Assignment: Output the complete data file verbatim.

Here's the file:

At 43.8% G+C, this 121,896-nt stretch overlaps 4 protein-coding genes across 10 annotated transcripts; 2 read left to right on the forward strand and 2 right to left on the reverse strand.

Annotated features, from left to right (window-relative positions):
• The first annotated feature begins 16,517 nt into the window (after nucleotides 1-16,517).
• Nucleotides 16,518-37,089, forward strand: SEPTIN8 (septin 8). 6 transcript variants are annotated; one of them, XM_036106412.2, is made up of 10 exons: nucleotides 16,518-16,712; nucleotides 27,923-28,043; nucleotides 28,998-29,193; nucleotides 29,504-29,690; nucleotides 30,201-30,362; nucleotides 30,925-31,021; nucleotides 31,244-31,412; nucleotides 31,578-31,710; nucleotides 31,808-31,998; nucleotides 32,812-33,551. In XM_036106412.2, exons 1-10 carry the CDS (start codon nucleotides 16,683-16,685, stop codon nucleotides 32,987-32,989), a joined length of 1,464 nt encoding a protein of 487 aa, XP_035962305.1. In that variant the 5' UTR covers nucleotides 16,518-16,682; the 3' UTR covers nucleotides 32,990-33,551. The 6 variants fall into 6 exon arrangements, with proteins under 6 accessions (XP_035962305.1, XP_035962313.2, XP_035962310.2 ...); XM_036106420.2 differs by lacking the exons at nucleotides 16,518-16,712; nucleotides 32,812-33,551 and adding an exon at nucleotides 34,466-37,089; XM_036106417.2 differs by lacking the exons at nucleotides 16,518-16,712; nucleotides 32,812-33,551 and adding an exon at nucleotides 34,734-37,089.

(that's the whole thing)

At 43.8% G+C, this 121,896-nt stretch overlaps 4 protein-coding genes across 10 annotated transcripts; 2 read left to right on the forward strand and 2 right to left on the reverse strand.

Annotated features, from left to right (window-relative positions):
• The first annotated feature begins 16,517 nt into the window (after nucleotides 1-16,517).
• Nucleotides 16,518-37,089, forward strand: SEPTIN8 (septin 8). 6 transcript variants are annotated; one of them, XM_036106412.2, is made up of 10 exons: nucleotides 16,518-16,712; nucleotides 27,923-28,043; nucleotides 28,998-29,193; nucleotides 29,504-29,690; nucleotides 30,201-30,362; nucleotides 30,925-31,021; nucleotides 31,244-31,412; nucleotides 31,578-31,710; nucleotides 31,808-31,998; nucleotides 32,812-33,551. In XM_036106412.2, exons 1-10 carry the CDS (start codon nucleotides 16,683-16,685, stop codon nucleotides 32,987-32,989), a joined length of 1,464 nt encoding a protein of 487 aa, XP_035962305.1. In that variant the 5' UTR covers nucleotides 16,518-16,682; the 3' UTR covers nucleotides 32,990-33,551. The 6 variants fall into 6 exon arrangements, with proteins under 6 accessions (XP_035962305.1, XP_035962313.2, XP_035962310.2 ...); XM_036106420.2 differs by lacking the exons at nucleotides 16,518-16,712; nucleotides 32,812-33,551 and adding an exon at nucleotides 34,466-37,089; XM_036106417.2 differs by lacking the exons at nucleotides 16,518-16,712; nucleotides 32,812-33,551 and adding an exon at nucleotides 34,734-37,089.